Among avid shooters, the alphanumeric monikers of popular calibers — 9 mm, .45 Auto, .223, 5.56 NATO — may as well read like ticker symbols on a surging New York Stock Exchange. Those holding ammunition are all smiles, while the have-nots feel especially left out.
Many who own multiple firearms chambered for a variety of calibers have turned into the equivalent of day traders to maintain an adequate supply of ammo. Some scour the internet for hot deals on their lunch breaks. Others prospect local gun stores. Knowledge and timing are everything. The good stuff can disappear in hours — and in some cases, minutes — after it lands on websites or store shelves.
Needless to say, if you’re a gun owner looking for ammo, it’s been ugly out there. Yet in many parts of the country, people are reporting encouraging signs — boxes of hard-to-find calibers have been showing up again on store shelves. Where the inventory used to vanish quickly in all-out feeding frenzies, by many reports, ammo is holding on store shelves longer. Could it be that the ammo supply is finally loosening up?
What the Manufacturers Are Saying
Seth Swerczek, marketing communications manager at Hornady, says “not so fast.”
“Hornady is […] still firing on all cylinders and our ammunition production and shipping are at an all-time high,” he said. “We are still pushing the limits of our capacity.”
Swerczek predicted more of the same through the remainder of 2021.
“I wish I had more insightful things to say in regard to the topic, but we really haven’t seen a change in orders or demand since this thing really took off,” he said. “What I can tell you is we are doing everything in our power to maintain our commitment to quality while increasing our production and/or capabilities.”
Sig Sauer, known more for its guns than its ammunition, pushed into the powder, primer, brass, and bullet space in 2014. Tom Taylor, chief marketing officer and the executive vice president of Sig’s commercial sales, said the ammo supply hadn’t changed much from his perspective, either.
“We are not even beginning to keep up with demand,” Taylor said. “Some of the larger ammo companies might be in slightly better shape than us, but, in my opinion, the ammo market is still a mess with no end in sight.”
What the Retailers Are Saying
If the suppliers see no end, why are gun owners reporting more product on store shelves? Nate Roberts, firearms manager for D&R Sports in Kalamazoo, Michigan, said several factors were in play.
First, the mathematics of supply and demand are at play. The more that demand decreases supply, costs inevitably increase. As a result, higher prices on boxes of ammo across all calibers have finally started to deter the hoarders — many of whom, early on in this crisis, scarfed up supply and resold it for profit.
“The cost of ammo has finally reached a tipping point,” Roberts said. “That has forced buyers to prioritize their spending.”
Secondly, like many retailers across the country, D&R has placed limits on the number of rounds customers can purchase each day. This strategy has served to undermine the hoarders.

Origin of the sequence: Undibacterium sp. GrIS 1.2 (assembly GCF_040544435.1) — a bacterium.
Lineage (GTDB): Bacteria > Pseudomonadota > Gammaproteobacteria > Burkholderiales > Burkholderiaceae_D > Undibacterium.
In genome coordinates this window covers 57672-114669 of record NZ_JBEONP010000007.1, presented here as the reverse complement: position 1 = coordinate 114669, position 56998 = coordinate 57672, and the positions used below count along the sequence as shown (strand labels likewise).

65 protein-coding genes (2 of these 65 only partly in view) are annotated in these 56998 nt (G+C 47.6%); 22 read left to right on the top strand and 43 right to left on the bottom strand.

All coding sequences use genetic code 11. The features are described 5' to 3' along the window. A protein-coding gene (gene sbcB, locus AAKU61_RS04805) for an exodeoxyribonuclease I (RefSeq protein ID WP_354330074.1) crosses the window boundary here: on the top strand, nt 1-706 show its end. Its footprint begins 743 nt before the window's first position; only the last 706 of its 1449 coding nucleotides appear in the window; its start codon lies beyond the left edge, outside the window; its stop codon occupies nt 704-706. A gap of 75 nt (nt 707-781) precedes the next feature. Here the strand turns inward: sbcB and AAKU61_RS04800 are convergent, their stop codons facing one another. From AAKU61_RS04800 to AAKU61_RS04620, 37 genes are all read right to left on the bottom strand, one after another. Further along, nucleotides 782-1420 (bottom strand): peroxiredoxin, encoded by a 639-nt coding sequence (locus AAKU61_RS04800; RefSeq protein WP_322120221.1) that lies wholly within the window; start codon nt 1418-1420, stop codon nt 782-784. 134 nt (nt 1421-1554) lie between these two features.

“We got an earful from certain customers,” Roberts admitted. “But in the end, they’d settle for their two boxes. We’ve also made it a practice to hold some product back in the warehouse, rather than put all of it out for sale. That has enabled us to keep some ammo on hand to sell to our customers who purchase a firearm. No one wants to buy a gun they can’t shoot.”
Third, Roberts indicated his buyers are shaking the bushes to find new suppliers. “We just received several pallets of [ammunition] from a manufacturer in Turkey,” he said.
While the reliability of certain off-brand ammo may be a valid concern for some, the “little guys” aren’t the only ones facing challenges to maintain quality as suppliers are pressured to meet unprecedented demand. Winchester recently issued a recall for certain lots of 9 mm, 115-grain cartridges. According to the official recall:
“Lots of 9mm Luger 115 FMJ and JHP ammunition may contain propellant that does not properly ignite and burn when the cartridge is fired. Ammunition containing propellant that does not properly ignite and burn may result in a bullet remaining in the barrel (i.e., a bullet-in-bore obstruction). Firing a subsequent bullet into the bore obstruction could cause firearm damage, rendering the firearm inoperable and subjecting the shooter and bystanders to a risk of serious personal injury.”
What the Consumers Are Saying
While anecdotal evidence might suggest the end of the ammo shortage is in sight, it’s likely a result of clever action at the retail level rather than a meaningful increase to the overall supply. Higher prices, rations, and some quality concerns have slowed many buyers.
Unfortunately, the economic conditions that created this perfect excrement storm of ammo hysteria — namely, widespread social unrest, a contentious presidential election, and white-hot anti-gun rhetoric — haven’t gone away. Buckle up and learn to reload. That is, if you can find primers and powder.